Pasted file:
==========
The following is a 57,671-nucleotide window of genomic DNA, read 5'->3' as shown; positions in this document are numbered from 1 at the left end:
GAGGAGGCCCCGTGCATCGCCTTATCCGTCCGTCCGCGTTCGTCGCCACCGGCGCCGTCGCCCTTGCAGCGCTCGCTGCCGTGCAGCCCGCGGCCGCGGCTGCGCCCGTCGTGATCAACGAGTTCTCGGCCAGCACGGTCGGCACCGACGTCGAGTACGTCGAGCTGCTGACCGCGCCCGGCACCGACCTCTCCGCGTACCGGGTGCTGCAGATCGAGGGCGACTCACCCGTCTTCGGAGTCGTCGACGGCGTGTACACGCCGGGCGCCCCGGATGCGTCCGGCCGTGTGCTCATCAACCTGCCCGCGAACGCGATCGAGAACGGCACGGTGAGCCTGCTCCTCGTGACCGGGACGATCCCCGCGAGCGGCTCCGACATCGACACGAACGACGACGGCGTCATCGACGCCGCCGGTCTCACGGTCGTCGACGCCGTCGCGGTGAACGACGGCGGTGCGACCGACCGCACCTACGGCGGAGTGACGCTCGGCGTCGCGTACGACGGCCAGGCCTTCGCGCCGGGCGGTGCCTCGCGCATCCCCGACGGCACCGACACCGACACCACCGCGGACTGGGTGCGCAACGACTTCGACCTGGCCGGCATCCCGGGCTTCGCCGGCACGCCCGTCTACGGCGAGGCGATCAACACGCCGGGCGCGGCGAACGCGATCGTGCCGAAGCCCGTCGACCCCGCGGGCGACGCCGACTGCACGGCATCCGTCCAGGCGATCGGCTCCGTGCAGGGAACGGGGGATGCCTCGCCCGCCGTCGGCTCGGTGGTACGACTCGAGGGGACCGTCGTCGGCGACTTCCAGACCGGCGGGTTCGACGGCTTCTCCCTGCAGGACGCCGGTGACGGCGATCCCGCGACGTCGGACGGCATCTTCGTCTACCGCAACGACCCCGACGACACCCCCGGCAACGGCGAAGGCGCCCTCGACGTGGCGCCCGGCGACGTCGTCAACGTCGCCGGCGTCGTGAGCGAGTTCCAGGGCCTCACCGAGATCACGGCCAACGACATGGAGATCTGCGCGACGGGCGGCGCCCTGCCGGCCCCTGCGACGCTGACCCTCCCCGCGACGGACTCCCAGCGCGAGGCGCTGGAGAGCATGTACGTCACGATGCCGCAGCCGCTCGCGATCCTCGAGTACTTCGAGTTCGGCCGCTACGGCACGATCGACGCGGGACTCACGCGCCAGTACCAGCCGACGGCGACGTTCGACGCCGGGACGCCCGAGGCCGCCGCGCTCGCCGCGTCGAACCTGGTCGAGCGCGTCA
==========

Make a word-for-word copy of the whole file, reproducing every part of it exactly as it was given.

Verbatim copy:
The following is a 57,671-nucleotide window of genomic DNA, read 5'->3' as shown; positions in this document are numbered from 1 at the left end:
GAGGAGGCCCCGTGCATCGCCTTATCCGTCCGTCCGCGTTCGTCGCCACCGGCGCCGTCGCCCTTGCAGCGCTCGCTGCCGTGCAGCCCGCGGCCGCGGCTGCGCCCGTCGTGATCAACGAGTTCTCGGCCAGCACGGTCGGCACCGACGTCGAGTACGTCGAGCTGCTGACCGCGCCCGGCACCGACCTCTCCGCGTACCGGGTGCTGCAGATCGAGGGCGACTCACCCGTCTTCGGAGTCGTCGACGGCGTGTACACGCCGGGCGCCCCGGATGCGTCCGGCCGTGTGCTCATCAACCTGCCCGCGAACGCGATCGAGAACGGCACGGTGAGCCTGCTCCTCGTGACCGGGACGATCCCCGCGAGCGGCTCCGACATCGACACGAACGACGACGGCGTCATCGACGCCGCCGGTCTCACGGTCGTCGACGCCGTCGCGGTGAACGACGGCGGTGCGACCGACCGCACCTACGGCGGAGTGACGCTCGGCGTCGCGTACGACGGCCAGGCCTTCGCGCCGGGCGGTGCCTCGCGCATCCCCGACGGCACCGACACCGACACCACCGCGGACTGGGTGCGCAACGACTTCGACCTGGCCGGCATCCCGGGCTTCGCCGGCACGCCCGTCTACGGCGAGGCGATCAACACGCCGGGCGCGGCGAACGCGATCGTGCCGAAGCCCGTCGACCCCGCGGGCGACGCCGACTGCACGGCATCCGTCCAGGCGATCGGCTCCGTGCAGGGAACGGGGGATGCCTCGCCCGCCGTCGGCTCGGTGGTACGACTCGAGGGGACCGTCGTCGGCGACTTCCAGACCGGCGGGTTCGACGGCTTCTCCCTGCAGGACGCCGGTGACGGCGATCCCGCGACGTCGGACGGCATCTTCGTCTACCGCAACGACCCCGACGACACCCCCGGCAACGGCGAAGGCGCCCTCGACGTGGCGCCCGGCGACGTCGTCAACGTCGCCGGCGTCGTGAGCGAGTTCCAGGGCCTCACCGAGATCACGGCCAACGACATGGAGATCTGCGCGACGGGCGGCGCCCTGCCGGCCCCTGCGACGCTGACCCTCCCCGCGACGGACTCCCAGCGCGAGGCGCTGGAGAGCATGTACGTCACGATGCCGCAGCCGCTCGCGATCCTCGAGTACTTCGAGTTCGGCCGCTACGGCACGATCGACGCGGGACTCACGCGCCAGTACCAGCCGACGGCGACGTTCGACGCCGGGACGCCCGAGGCCGCCGCGCTCGCCGCGTCGAACCTGGTCGAGCGCGTCA